As 2019 draws to a close, it's the perfect time to focus on the new year and new opportunities.
Posted on Dec 23, 2019 By Jana Hofer
With the meetings and events industry growing eight percent a year, change is happening at a dizzying rate. And since 25 to 30 percent of overall marketing budgets are being spent on live events, it's imperative your event is on the forefront of the latest trends to make it stand out from a cluttered space.
So, what will trend in 2020?
More Intimate Events
The average group size of events in 2019 was under 100 attendees, highlighting a move away from big, flashy corporate events. Simpler, smaller events with authentic opportunities for interaction lean into attendees' desires for personalization, interest in new and different event spaces and more networking opportunities.
Successful event planners are changing their mindset. Instead of seeing events as a marketing opportunity, the shift is to consider them an engagement tool. Use smaller events to build trust through personal interaction, growing a sense of authenticity and connection with your audience.
From warehouses to barns, gardens to art galleries, more than 90 percent of planners agree they are more likely to book a non-traditional venue than five years ago. The growth of ridesharing apps has made it more practical to host events outside of the typical downtown venues. And the shift to smaller events makes it even more possible to be innovative with location.
A non-traditional event space has unique advantages. An interesting venue is more engaging to attendees, driving attendance. A visually appealing venue encourages photos and social media posts, driving awareness.
Hotels are even jumping on the trend, making non-traditional spaces event-friendly. Rooftops and pool decks are getting makeovers to ensure they can fulfill event needs and even traditional spaces are getting design and style makeovers to ensure they are more appealing.
Enhanced Personalization and Interactivity Through Technology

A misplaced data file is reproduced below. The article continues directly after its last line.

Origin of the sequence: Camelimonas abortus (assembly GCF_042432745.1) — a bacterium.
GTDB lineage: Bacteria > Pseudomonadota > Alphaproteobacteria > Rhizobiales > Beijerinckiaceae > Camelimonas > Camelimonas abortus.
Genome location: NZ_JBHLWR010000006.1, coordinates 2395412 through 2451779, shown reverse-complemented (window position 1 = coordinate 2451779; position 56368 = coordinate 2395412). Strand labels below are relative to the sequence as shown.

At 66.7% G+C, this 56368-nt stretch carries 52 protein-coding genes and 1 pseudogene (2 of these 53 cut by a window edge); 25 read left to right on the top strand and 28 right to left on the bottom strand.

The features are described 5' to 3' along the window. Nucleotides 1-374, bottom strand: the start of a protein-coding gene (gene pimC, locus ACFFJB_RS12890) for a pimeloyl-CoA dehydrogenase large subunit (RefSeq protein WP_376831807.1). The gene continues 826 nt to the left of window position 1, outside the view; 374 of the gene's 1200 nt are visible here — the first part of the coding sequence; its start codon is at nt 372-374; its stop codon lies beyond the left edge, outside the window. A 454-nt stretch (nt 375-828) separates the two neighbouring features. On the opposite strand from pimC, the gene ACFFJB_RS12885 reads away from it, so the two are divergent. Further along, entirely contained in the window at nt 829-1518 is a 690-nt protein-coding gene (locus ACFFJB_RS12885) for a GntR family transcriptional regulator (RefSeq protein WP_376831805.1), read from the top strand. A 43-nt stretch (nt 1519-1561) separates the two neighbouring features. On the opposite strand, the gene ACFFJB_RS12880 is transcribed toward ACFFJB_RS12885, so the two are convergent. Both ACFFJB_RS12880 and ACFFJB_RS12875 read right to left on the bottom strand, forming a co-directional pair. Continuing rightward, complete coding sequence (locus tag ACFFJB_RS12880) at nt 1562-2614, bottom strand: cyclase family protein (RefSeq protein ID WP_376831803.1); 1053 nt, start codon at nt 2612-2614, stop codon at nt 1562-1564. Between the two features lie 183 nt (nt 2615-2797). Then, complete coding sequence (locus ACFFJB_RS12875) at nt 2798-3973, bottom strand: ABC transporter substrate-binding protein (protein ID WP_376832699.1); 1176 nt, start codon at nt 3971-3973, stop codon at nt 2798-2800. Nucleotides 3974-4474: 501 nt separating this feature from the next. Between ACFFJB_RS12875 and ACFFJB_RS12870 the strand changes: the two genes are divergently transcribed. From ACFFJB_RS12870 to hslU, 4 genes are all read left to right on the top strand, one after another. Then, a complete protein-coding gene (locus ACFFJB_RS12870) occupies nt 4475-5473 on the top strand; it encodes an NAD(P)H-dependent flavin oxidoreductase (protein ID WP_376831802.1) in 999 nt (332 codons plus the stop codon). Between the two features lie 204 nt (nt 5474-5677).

While one-to-one engagement is the gold standard of personalization and interactivity, advancements in technology are now delivering the ability to meet these needs on a larger scale. Mobile apps are used at more than 80 percent of all events, and three-quarters of attendees will download those apps. And with technological developments from artificial intelligence (AI) and augmented reality (AR) to faster WiFi and emerging 5G networks the capabilities of those apps will continue to develop.
Unique event schedules for each attendee, maps of location venues with personal attendee points of interest, games or reward systems that drive engagement and AI chatbot help desks are just a few of the ways these apps can personalize an attendee's event experience.
Apps are also making the change from large group lectures to active engagement presentations easier. Speakers and presenters can engage their audience by asking a question and getting real-time answers, use AR in interactive product demonstrations, poll or quiz their audience, and even offer prizes or rewards for engagement. And while sessions with real-time interactivity can put more demand on presenters, attendees often retain more of what they learn.
For event organizers, apps provide them access to real-time feedback, creating opportunities to troubleshoot issues instead of learning about attendee dissatisfaction through post-event surveys. Event organizers can also use data collected about event attendee behavior to create personalized follow-ups and highly targeted communication long after the event has ended.
Wellness and Sustainability
While wellness and sustainability have been trending for a few years now, they aren't going away anytime soon. Long gone are the days of packed schedules and plastic water bottles, attendees now want an experience that's good for mind, body and planet.
In 2020, expect to see events incorporating wellness activities into their schedule. Brain breaks, tech-free zones, yoga classes and massage stations allow attendees to disconnect from the event grind and center themselves. Using mindfulness techniques can unlock creativity, strengthen problem solving and reduce stress, all benefits that can enhance an attendees' experience.
To address attendee desire for sustainable events, planners will want to look at how they do business and find small ways to make big changes. Steps such as going paperless, avoiding gifts and giveaways that will end up in landfills and opting for items such as reusable water bottles and stainless steel straws instead, recycling, donating leftover food and using lower power efficiency systems can all make a more sustainable event.